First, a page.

On Monday, November 11, Daily Monitor reported that Ms Jeanette McCarthy, the newly elected mayor of Boston City in the US, pledge to support a bid by Kyadondo East MP Robert Kyagulanyi, alias Bobi Wine, to run for president of Uganda in 2021.
According to Ms McCarthy, “It begins with courageous people when there is injustice that is what everyone is looking for in Uganda because democracy in that country is not so good. I can assure Mr Wine that USA will give you support.”
Bobi Wine is reported to be travelling across different parts of the US, giving television interviews and looking for different opportunities to raise financial support for the presidential election in 2021.
The open declaration of support for Bobi Wine from the mayor seems to be a big morale boost in MP Kyagulanyi’s political camp.
Although this, according to Col Shaban Bantariza, the government spokesperson, “is nonsense”.
“Tell that mayor that Bobi Wine’s constituency is in Uganda. How can her comment affect the voters in Uganda who are going to choose their leader? The USA should know that we don’t need their help,” the deputy executive director of the Uganda Media Centre says.
The response from the government spokesperson is an obvious and expected reaction to water down the fundraising drive in the opponent’s camp.
However, it is a well-known fact that politics in any and almost all substantial elections in Uganda involves large sums of money.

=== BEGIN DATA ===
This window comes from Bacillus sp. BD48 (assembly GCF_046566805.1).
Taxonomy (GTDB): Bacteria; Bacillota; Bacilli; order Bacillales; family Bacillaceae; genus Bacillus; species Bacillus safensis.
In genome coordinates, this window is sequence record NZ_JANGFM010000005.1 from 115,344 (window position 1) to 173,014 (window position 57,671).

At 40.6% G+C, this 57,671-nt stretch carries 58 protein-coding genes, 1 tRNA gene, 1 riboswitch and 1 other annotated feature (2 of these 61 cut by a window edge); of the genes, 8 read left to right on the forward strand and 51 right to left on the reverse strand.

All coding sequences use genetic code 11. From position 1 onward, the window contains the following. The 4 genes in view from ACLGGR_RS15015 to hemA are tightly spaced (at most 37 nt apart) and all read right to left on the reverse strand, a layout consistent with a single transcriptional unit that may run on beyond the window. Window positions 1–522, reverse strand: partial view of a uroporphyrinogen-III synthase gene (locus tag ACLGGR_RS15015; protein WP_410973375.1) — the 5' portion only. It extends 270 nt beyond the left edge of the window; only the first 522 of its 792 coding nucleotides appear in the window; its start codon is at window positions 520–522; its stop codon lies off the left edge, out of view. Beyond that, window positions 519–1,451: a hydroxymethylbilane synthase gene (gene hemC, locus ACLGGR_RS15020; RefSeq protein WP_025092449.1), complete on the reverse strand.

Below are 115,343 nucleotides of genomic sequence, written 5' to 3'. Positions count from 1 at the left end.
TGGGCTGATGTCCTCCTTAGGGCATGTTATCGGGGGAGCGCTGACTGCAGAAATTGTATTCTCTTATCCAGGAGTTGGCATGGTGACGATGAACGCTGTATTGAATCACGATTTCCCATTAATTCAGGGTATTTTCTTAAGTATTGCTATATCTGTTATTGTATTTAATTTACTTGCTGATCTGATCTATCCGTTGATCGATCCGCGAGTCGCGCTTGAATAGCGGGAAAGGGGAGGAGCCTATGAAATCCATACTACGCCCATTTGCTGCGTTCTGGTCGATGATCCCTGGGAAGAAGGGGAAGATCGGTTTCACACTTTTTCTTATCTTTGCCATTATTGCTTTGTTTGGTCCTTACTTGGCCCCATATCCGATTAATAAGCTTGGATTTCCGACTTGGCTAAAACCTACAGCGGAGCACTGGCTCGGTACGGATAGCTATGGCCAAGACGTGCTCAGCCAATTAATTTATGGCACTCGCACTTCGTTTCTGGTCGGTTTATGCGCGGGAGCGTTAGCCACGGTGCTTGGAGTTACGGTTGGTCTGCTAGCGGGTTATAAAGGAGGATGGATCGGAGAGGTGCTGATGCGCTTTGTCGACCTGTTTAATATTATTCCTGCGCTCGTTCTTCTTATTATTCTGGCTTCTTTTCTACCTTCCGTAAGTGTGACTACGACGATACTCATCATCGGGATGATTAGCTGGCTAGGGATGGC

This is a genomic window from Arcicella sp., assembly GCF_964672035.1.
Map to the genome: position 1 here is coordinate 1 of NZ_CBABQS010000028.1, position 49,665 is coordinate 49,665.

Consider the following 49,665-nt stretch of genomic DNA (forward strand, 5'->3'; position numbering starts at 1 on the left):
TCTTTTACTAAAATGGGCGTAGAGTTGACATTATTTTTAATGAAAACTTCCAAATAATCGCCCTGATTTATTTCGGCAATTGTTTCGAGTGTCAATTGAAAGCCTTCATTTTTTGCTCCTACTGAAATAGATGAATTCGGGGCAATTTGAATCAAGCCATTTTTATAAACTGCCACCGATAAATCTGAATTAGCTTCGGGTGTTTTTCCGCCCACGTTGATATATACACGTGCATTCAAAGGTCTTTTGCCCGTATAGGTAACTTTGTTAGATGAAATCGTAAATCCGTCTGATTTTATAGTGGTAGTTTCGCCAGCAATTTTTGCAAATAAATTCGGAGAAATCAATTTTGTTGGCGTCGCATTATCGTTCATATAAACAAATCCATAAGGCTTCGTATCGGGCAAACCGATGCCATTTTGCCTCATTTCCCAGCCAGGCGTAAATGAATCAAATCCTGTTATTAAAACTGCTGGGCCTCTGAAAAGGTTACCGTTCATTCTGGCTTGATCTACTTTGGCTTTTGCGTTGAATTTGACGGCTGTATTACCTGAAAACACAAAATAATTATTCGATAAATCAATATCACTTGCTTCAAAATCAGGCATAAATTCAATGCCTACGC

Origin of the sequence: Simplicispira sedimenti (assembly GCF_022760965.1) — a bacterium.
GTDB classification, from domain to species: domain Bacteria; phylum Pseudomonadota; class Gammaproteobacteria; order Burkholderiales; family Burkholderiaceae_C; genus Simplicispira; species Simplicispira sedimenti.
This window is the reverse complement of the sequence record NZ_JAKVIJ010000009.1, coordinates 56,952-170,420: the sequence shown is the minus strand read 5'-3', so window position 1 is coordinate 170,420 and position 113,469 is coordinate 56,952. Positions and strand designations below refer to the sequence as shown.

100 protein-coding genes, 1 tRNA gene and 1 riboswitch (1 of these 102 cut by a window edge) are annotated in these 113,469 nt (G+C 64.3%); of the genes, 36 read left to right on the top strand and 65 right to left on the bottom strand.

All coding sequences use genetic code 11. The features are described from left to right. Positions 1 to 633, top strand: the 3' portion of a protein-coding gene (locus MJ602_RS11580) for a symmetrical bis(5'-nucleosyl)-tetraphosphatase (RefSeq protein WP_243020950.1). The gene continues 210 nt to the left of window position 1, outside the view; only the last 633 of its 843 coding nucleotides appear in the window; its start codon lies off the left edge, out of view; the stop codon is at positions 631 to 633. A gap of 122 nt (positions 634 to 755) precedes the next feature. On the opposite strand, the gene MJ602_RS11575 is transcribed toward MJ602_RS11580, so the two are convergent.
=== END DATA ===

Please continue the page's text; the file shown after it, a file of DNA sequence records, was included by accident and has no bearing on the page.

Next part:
Therefore, support from the Boston mayor and her ilk could be significant in financing Kyagulanyi’s presidential campaign. Thereby, enabling Bobi Wine to pose a strong challenge to incumbent president Yoweri Museveni.
In October 2018, State minister for Finance in charge of Planning David Bahati informed Parliament’s Local Government and Public Service Committee that the 2021 general election will cost Shs700 billion.
This would be an increment from Shs419.9 billion spent in the 2016 general election. Clearly, the cost of elections and politics in Uganda requires deep pockets not only for government but also for candidates.
A recent study titled ‘Unregulated campaign spending and its impact on electoral participants in Uganda’ by civil society group Alliance for Campaign Finance Monitoring-Uganda indicated that in 2011 and in 2016, presidential elections were marred with “spending wars” between political parties and electoral candidates.
The group suspects that 2021 will take campaign spending to astronomical levels. According to the study, the combined figure of campaign expenditure could easily double that of 2016 since candidates are expressing strong willingness to pay for votes.
In addition, campaign agents and voters are expressing insatiable desire to take in as much gifts and cash as possible from candidates.
An earlier study by the same organisation estimated that in the 2016 elections, approximately Shs2.4 trillion was spent by political parties and candidates on presidential and parliamentary election campaigns countrywide.
The alliance predicts that contestants for MP position in 2021 will need between Shs500 million ($137,000) and Shs1billion ($274,000) to spend.
Therefore, given that political campaigns are highly expensive, especially for new presidential entrants like MP Kyagulanyi, any financial contributions would seem like liquid gold.
Since financial inflow taps have started loosening from different parts of the world, violence should not be used against innocent voters to counter the success of Opposition candidates’ fundsraisers.